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Govt Net Snoopers Charter slammed

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Internet Security Threat Report 2014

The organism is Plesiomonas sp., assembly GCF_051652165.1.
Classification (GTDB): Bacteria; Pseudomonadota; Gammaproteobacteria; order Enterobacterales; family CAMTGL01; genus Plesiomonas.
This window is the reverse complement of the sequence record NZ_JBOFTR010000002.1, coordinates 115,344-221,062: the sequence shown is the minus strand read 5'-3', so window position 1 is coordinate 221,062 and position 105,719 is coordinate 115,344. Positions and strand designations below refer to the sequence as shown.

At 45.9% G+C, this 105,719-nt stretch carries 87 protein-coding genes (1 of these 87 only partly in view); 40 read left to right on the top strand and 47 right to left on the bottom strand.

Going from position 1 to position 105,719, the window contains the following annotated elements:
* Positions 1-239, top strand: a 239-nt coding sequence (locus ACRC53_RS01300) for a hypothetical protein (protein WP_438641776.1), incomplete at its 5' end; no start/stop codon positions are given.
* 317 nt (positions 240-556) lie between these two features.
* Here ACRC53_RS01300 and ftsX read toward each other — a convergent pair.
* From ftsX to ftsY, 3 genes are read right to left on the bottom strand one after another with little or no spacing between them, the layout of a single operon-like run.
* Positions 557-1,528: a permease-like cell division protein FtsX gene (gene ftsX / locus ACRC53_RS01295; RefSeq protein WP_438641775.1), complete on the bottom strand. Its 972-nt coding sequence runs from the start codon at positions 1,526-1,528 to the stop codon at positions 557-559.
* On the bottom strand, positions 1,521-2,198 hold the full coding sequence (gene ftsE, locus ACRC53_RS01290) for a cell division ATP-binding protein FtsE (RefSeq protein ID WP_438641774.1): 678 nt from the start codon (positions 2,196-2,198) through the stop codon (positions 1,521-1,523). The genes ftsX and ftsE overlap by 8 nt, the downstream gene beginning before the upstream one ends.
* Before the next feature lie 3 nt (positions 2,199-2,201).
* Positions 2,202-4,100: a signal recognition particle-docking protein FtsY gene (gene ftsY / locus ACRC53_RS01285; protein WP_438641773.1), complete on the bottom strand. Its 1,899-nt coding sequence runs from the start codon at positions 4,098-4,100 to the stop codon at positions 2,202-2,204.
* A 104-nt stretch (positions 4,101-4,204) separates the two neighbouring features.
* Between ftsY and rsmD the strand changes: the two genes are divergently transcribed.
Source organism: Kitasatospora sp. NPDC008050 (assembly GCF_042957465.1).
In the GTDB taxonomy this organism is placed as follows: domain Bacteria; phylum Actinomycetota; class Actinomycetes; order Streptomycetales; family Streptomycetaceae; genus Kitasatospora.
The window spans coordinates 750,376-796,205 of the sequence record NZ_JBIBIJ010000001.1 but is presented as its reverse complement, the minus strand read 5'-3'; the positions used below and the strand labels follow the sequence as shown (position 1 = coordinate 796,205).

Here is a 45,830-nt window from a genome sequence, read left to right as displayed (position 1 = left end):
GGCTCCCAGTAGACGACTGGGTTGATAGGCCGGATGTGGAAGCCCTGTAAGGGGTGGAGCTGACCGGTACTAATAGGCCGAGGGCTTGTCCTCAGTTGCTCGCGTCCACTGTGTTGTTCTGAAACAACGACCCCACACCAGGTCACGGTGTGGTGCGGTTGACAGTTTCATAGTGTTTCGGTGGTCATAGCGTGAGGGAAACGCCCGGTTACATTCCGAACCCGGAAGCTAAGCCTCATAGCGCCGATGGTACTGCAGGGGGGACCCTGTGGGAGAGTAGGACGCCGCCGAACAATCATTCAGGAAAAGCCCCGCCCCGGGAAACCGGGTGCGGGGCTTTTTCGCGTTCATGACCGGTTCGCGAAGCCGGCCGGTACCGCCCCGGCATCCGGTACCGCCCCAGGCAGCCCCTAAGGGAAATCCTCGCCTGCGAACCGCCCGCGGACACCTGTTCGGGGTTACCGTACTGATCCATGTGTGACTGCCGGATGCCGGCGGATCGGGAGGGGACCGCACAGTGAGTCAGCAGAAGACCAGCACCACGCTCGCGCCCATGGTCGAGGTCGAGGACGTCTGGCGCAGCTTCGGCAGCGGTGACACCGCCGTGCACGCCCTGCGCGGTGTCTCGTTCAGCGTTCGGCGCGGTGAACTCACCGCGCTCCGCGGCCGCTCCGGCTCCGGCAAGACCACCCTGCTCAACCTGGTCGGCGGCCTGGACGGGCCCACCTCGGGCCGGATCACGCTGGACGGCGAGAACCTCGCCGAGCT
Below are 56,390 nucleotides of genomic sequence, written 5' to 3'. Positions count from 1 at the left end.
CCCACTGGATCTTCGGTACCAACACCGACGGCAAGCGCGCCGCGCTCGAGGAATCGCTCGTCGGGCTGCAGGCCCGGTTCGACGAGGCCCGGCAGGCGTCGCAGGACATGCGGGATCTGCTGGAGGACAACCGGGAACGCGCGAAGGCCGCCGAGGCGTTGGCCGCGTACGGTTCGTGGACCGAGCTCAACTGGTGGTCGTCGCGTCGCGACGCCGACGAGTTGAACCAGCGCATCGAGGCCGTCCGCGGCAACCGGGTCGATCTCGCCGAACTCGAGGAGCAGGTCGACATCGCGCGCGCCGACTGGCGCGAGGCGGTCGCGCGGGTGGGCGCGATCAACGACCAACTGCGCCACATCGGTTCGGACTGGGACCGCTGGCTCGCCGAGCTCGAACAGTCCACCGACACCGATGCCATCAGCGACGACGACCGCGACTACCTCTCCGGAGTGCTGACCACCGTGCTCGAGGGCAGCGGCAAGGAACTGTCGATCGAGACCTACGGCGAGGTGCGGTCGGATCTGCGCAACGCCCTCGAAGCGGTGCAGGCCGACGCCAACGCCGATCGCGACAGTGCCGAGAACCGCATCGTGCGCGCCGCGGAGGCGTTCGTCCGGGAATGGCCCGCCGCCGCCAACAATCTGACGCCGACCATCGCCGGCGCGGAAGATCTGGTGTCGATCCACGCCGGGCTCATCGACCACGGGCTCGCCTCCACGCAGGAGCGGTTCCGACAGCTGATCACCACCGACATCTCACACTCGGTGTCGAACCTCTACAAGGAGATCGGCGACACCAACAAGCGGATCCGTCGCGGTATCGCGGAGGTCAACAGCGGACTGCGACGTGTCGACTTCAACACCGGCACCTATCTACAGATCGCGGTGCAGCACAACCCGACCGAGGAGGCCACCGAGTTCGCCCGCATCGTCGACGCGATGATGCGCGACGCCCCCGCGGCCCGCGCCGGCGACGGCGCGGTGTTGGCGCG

The IT industry has responded to Government proposals for increased Internet surveillance with a mixture of worry and irritation. The plans would mean a considerable extension of police powers in the UK, and as many as five times the current number of tapping warrants being issued. The plans, outlined in the government document 'Interception of Communications In the UK', would require ISPs to be able to intercept one telephone line in every 500 that they operate, in essence providing a back door for the government to monitor private transmissions. Malcolm Hutty, director of civil liberty group Liberty describes the proposals as 'Hideously expensive, technically unworkable, and a threat to civil liberties." Jack Straw, the Home Secretary, says in the introduction to the document that interception "..plays a crucial role in helping law enforcement agencies to combat criminal activity.." Most intercepted messages will be encrypted - at least it will be if the criminal has any sense. Decryption takes time, maybe weeks, rendering most intercepted information past its use by date. Demon Internet estimates that the infrastructure needed to fulfil the governments wishes would cost them more than one million pounds initially, and upgrades every year could be as much as 15 per cent of that again. Richard Clayton, an adviser at Demon, said: "If the government wants this information, it should pay for it." ®

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